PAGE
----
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The widespread impact that COVID-19 (coronavirus) has had on the world is undeniable. As we attempt to navigate these unchartered waters, we have seen many lifelines thrown by all levels of the Australian government.

The $320 billion support package by the Morrison government which aims to keep Australians in jobs is the largest economic stimulus package the country has ever seen. Other initiatives by state and local governments have seen rent relief, free extension of licences as well as the waiving of fees and charges.

Despite the magnitude of available support, most businesses have still needed to adapt their business strategies to remain viable. Among many other changes, gyms and personal trainers are now offering online classes and previous dine-in restaurants have now shifted to provide takeaway services.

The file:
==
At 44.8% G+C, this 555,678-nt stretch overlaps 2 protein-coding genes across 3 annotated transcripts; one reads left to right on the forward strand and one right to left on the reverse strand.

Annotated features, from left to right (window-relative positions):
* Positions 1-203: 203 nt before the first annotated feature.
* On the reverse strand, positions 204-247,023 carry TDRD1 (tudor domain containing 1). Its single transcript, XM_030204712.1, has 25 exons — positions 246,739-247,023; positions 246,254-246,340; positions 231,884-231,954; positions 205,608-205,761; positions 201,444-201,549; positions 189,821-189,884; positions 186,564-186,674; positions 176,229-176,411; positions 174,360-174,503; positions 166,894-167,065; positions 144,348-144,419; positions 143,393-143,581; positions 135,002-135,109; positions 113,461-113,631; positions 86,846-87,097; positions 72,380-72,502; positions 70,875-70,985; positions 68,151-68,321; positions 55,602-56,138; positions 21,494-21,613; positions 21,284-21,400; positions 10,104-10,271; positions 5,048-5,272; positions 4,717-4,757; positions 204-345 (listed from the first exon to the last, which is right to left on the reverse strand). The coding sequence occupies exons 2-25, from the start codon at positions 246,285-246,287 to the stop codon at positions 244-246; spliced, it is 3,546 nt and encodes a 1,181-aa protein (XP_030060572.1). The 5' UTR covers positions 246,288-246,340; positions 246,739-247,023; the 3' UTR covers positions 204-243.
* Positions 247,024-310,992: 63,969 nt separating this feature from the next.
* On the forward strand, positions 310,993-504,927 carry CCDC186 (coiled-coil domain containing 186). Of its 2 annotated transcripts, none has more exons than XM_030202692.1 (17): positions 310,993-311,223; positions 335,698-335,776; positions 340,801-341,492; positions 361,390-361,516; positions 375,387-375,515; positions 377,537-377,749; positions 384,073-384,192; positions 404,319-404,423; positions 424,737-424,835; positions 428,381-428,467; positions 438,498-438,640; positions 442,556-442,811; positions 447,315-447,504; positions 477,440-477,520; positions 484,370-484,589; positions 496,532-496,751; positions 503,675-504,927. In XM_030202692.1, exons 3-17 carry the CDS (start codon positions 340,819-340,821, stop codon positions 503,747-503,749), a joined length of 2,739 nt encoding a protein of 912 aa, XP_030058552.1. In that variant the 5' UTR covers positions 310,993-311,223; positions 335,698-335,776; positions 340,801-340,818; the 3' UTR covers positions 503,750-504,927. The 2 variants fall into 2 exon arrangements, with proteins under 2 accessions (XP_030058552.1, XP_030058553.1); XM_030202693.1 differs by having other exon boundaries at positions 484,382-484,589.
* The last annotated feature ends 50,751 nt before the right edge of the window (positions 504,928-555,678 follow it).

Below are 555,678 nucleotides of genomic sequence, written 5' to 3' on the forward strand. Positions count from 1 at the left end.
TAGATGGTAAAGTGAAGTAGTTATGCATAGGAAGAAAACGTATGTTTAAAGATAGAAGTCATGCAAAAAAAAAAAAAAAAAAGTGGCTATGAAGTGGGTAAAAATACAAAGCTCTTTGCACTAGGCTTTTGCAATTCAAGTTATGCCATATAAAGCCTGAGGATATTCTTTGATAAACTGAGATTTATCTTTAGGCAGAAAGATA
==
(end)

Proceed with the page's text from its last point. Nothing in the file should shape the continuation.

The changes in business strategies demonstrate that it is now more crucial than ever for businesses to secure their rights by evaluating their brand and ensuring they have an effective intellectual property (‘IP’) strategy in place.

Even businesses that are not changing their strategy need to ensure their goods and services are protected to prevent newcomers from moving into their existing markets. Conversely, businesses that are changing their strategy need to extend their existing trade mark protection to include the new goods and/or services they are offering.

IP Australia has implemented new initiatives to ensure the continuity of its operations. As postal services are being delayed due to coronavirus, IP Australia’s e-Services platform is updated regularly to ensure it’s available and is coping with an increase in digital activity.

In compliance with the current coronavirus restrictions, hearings are being carried out via written submissions, telephone calls and video conferences. In short, operationally for IP Australia it’s business as usual.

However, IP Australia recognises the impact COVID-19 is having on Australian businesses.  Accordingly, it is implementing measures to assist businesses with trade mark matters.

 ip protection tips:

  1. consider the scope of your existing trade mark protection